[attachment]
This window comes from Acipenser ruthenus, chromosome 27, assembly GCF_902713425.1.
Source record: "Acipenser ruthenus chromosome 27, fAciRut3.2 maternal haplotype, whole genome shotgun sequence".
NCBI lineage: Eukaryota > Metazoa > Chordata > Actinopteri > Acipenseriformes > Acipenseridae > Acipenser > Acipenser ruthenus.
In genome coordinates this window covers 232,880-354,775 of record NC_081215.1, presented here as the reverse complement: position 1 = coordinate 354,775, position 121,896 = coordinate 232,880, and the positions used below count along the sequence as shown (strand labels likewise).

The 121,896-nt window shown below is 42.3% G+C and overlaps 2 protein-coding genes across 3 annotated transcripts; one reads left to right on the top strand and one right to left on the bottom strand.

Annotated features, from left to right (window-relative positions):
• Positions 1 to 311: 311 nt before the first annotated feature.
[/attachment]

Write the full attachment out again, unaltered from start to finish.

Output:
This window comes from Acipenser ruthenus, chromosome 27, assembly GCF_902713425.1.
Source record: "Acipenser ruthenus chromosome 27, fAciRut3.2 maternal haplotype, whole genome shotgun sequence".
NCBI lineage: Eukaryota > Metazoa > Chordata > Actinopteri > Acipenseriformes > Acipenseridae > Acipenser > Acipenser ruthenus.
In genome coordinates this window covers 232,880-354,775 of record NC_081215.1, presented here as the reverse complement: position 1 = coordinate 354,775, position 121,896 = coordinate 232,880, and the positions used below count along the sequence as shown (strand labels likewise).

The 121,896-nt window shown below is 42.3% G+C and overlaps 2 protein-coding genes across 3 annotated transcripts; one reads left to right on the top strand and one right to left on the bottom strand.

Annotated features, from left to right (window-relative positions):
• Positions 1 to 311: 311 nt before the first annotated feature.